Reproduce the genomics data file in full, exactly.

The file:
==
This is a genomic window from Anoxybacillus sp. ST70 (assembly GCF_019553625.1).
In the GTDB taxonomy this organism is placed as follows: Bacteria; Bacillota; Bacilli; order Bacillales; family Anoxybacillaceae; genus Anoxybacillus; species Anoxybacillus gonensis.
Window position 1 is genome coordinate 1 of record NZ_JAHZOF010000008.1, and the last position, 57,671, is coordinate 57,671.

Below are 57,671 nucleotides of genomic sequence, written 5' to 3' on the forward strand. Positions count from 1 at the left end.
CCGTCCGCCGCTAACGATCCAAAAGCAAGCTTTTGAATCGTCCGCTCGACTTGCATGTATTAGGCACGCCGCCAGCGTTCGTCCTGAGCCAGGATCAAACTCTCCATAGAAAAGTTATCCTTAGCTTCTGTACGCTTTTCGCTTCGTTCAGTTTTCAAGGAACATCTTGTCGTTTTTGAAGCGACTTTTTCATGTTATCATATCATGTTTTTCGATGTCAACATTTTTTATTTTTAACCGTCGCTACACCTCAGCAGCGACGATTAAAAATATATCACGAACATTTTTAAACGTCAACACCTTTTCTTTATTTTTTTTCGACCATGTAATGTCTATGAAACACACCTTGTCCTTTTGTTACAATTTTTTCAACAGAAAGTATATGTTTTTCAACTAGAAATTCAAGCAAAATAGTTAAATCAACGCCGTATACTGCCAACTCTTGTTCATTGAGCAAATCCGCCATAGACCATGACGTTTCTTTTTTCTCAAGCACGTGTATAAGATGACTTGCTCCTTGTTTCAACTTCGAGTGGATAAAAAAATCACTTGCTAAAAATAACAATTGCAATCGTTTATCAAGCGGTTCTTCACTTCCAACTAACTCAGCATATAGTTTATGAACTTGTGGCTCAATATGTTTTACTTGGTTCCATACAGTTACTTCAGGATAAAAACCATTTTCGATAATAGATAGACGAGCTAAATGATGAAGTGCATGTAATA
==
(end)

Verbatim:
This is a genomic window from Anoxybacillus sp. ST70 (assembly GCF_019553625.1).
In the GTDB taxonomy this organism is placed as follows: Bacteria; Bacillota; Bacilli; order Bacillales; family Anoxybacillaceae; genus Anoxybacillus; species Anoxybacillus gonensis.
Window position 1 is genome coordinate 1 of record NZ_JAHZOF010000008.1, and the last position, 57,671, is coordinate 57,671.

Below are 57,671 nucleotides of genomic sequence, written 5' to 3' on the forward strand. Positions count from 1 at the left end.
CCGTCCGCCGCTAACGATCCAAAAGCAAGCTTTTGAATCGTCCGCTCGACTTGCATGTATTAGGCACGCCGCCAGCGTTCGTCCTGAGCCAGGATCAAACTCTCCATAGAAAAGTTATCCTTAGCTTCTGTACGCTTTTCGCTTCGTTCAGTTTTCAAGGAACATCTTGTCGTTTTTGAAGCGACTTTTTCATGTTATCATATCATGTTTTTCGATGTCAACATTTTTTATTTTTAACCGTCGCTACACCTCAGCAGCGACGATTAAAAATATATCACGAACATTTTTAAACGTCAACACCTTTTCTTTATTTTTTTTCGACCATGTAATGTCTATGAAACACACCTTGTCCTTTTGTTACAATTTTTTCAACAGAAAGTATATGTTTTTCAACTAGAAATTCAAGCAAAATAGTTAAATCAACGCCGTATACTGCCAACTCTTGTTCATTGAGCAAATCCGCCATAGACCATGACGTTTCTTTTTTCTCAAGCACGTGTATAAGATGACTTGCTCCTTGTTTCAACTTCGAGTGGATAAAAAAATCACTTGCTAAAAATAACAATTGCAATCGTTTATCAAGCGGTTCTTCACTTCCAACTAACTCAGCATATAGTTTATGAACTTGTGGCTCAATATGTTTTACTTGGTTCCATACAGTTACTTCAGGATAAAAACCATTTTCGATAATAGATAGACGAGCTAAATGATGAAGTGCATGTAATA